was provided to an expert who manually classified them accordi ng to dialect, and these
were used to bootstrap the Bayesian classifier. Dialects are no t the only issue: Cornish,
asanexample, hasatleast threecompetingorthographiesandit wouldbeuseless for any
computationalpurposetomixcorporafor thethree. Andofcoursecertainlanguagepairs
are as difficult (or more difficult) to distinguish than even s ome dialects, for example
Zulu–Xhosa, Danish–Norwegian Bokmal, and Indonesian–Malay.
3. Applications
3.1. Corpus to Spelling and Grammar Checking
Themostsatisfyingapplications of the Crúbadáncorporahvae beentothemostseverely
under-resourced languages, in particular, those languages lacking even a simple word
list.
In §2.1. above, we discussed our algorithm for filtering a raw f requency list in order to
generate a (mostly) clean “lexicon”from which our trigram st atistics are gathered. To
create acompletely clean (not just statistically clean) word list, we must rely on human
editing. Our approach is to first provide the statistically-c leaned lexicon to a native-
speaking volunteer –since this list generally contains few errors, the editing goes quite
quickly. Then, excerpts from the output of the various filter s are examined, and any
correctly-spelled words are added to the official cleaned li st. New trigram statistics are
created based on this editing, and new excerpts are produced for editing. This process
continues until the word list is large enough for reasonable spell checking (a recall of
85% of words in typical documents is a reasonable target, but this varies widelyaccord-
ing to the morphological complexity of the language).
We have created new open source spell checkers for the following languages using
this approach: Azerbaijani, Chichewa, Frisian, Hiligaynon, Kashubian, Kinyarwanda,
Kurdish, Malagasy, Manx Gaelic, Mongolian, Scottish Gaelic, Setswana, Tagalog, and
Tetum.
14
Once a clean word list is in place, the next step is to work on morphological analysis,
at least to the extent that it is supported by existing open source tools like Hunspell.
15
Creating an “affix file”for Hunspell is quite easy, and while the
result is not as pow-
erful as a full transducer, the construction can be done easily by an individual with no
linguistic training. The affix file allows simple morphologic al analysis, and also allows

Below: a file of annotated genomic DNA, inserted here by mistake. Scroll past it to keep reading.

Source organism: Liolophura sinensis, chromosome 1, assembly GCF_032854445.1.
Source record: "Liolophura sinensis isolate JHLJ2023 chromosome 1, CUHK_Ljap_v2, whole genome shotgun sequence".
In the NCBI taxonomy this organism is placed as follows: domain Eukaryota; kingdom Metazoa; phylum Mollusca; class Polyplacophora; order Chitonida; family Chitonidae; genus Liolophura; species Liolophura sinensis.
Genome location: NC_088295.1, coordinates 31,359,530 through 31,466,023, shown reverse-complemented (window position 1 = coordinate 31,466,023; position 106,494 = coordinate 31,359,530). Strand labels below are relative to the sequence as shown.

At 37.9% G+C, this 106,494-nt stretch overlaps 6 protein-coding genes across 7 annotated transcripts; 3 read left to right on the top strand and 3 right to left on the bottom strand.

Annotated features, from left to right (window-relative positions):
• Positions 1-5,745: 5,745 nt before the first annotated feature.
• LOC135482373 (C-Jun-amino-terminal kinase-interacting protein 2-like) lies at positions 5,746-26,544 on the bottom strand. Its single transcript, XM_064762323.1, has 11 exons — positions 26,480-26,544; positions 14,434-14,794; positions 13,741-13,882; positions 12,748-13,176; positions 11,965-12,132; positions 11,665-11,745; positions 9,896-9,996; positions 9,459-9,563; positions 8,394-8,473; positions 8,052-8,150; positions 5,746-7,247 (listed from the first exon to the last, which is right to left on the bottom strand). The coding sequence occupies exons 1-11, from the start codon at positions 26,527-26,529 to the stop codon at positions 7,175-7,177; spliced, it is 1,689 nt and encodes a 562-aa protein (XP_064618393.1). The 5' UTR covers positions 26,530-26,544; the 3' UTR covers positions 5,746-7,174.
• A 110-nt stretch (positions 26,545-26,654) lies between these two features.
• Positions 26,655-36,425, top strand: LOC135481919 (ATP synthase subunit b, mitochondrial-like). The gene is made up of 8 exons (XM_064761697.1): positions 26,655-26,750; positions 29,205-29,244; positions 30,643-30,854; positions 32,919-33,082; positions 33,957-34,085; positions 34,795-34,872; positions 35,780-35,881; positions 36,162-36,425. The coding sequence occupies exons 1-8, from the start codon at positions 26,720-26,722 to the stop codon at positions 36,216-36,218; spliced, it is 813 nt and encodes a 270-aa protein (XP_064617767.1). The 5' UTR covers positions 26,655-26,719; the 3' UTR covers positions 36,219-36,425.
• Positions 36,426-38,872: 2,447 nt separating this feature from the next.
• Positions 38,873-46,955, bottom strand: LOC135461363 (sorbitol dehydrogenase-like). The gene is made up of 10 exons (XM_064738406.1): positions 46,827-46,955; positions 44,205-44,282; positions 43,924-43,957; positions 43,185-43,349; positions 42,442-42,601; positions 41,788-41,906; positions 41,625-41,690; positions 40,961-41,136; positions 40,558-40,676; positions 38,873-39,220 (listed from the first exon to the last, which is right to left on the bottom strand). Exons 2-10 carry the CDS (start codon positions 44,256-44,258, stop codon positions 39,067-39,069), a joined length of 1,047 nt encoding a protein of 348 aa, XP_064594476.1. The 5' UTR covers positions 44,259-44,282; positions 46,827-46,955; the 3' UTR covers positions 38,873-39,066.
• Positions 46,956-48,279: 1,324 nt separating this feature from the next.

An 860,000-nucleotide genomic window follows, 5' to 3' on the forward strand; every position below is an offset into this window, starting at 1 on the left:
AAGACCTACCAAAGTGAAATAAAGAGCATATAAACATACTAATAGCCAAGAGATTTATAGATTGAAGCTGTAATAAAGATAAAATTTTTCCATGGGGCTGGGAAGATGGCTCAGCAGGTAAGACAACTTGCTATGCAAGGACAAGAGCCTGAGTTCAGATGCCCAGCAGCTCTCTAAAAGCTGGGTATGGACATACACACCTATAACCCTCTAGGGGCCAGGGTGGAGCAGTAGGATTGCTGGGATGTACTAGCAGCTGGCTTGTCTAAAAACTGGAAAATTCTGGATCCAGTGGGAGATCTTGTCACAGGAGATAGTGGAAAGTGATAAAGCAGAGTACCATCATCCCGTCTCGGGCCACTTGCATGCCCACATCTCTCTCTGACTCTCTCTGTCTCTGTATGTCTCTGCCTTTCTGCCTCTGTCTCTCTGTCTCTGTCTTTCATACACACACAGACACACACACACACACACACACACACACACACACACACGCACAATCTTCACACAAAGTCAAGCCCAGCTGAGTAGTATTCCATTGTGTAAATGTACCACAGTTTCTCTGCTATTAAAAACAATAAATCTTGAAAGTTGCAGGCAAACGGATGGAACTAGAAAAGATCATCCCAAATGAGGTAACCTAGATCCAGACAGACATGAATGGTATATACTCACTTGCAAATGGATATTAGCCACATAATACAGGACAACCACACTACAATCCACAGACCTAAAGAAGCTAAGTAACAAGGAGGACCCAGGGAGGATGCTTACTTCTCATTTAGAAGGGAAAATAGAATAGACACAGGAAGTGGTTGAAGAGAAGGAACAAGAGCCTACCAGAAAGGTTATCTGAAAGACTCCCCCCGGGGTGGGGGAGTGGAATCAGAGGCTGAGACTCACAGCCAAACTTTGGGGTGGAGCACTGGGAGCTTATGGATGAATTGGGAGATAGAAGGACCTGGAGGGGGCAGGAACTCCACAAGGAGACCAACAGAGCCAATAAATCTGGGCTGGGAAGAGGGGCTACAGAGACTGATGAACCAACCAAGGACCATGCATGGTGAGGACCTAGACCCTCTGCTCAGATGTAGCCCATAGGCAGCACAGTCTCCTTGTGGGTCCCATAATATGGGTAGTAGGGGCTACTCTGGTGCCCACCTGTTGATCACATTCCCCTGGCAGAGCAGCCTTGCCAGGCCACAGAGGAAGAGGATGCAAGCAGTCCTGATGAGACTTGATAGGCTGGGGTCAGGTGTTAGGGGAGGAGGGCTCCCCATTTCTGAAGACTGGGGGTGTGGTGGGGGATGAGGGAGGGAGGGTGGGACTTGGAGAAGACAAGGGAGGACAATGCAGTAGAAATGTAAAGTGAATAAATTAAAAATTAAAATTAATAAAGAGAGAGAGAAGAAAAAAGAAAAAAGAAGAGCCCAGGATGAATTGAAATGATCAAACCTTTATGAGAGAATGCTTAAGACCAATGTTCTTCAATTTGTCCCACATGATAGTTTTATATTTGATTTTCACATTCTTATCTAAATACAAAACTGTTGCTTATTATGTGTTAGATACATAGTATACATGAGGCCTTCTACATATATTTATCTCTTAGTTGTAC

14
Thetruly hard work wasdoneby ourcollaborators;see theAcknowledgementsbelow.
15
See
.
C
ORPUS BUILDING FOR UNDER
-
RESOURCED LANGUAGES
9
the construction of a (partially) part-of-speech tagged word list. Volunteers can finish
tagging the word list manually. Finally, Brill's unsupervised learning algorithm (Brill
1995) can then be used to train a reasonably reliable part-of-speech tagger.
3.2. Lexicography
During 2004 we collected over 100 million words of Welsh, and about half of this text
was provided to the University of Wales Welsh Dictionary project.
16
Andrew Hawke
emphasized to usatthisearlystagethe valueofinclusivenesswhencorporaarecollected
for lexicographical purposes (for fear that interesting words might be discarded when
boilerplate text or near-duplicates are stripped), andthis has guided our actions since.
One benefit of working with under-resourced languages is that t hey are only rarely the
target of “WAC spam”–documents not written by humans who speak
the target lan-
guage but instead generated automatically by a computer one way or another. We en-
countered asmall amount of WAC spamwhiledeveloping the Welshcorpus (apparently
generated by a dim-witted word-for-word machine translation program) and we have
seen some in Irish also (ann-gram word model). In each case it was a simple matter
to write a language-specific filter to detect these, but creati ng a language-independent
filter, or filters for 400+ languages will be a major obstacle.
3.3. Other Applications
We have provided data (sentences, frequency lists, language identification data) to sev-
eral dozen other projects. These projects involve everything from lexicography, mor-
phology, and diacritic replacement (Wagachaetal.2006) to machine translation, word
sense disambiguation, and thesaurus construction. We will continue to share the data
with research groups that release their own software under an approved open source
license.
17
Acknowledgements
The Crúbadán project owes its success to the volunteer effosrt of more than 75 contrib-
utors from over 40 countries; the full list is available from the project web site.
18
We
hope that relegating their names to the web site in this way does not appear to diminish
our gratitude for their tireless work and enthusiasm. The project was undertaken (and
continues)with noexternalfunding, thoughtheauthoris gratefulto his homeinstitution
for a well-timed sabbatical during which the majority of the development was done.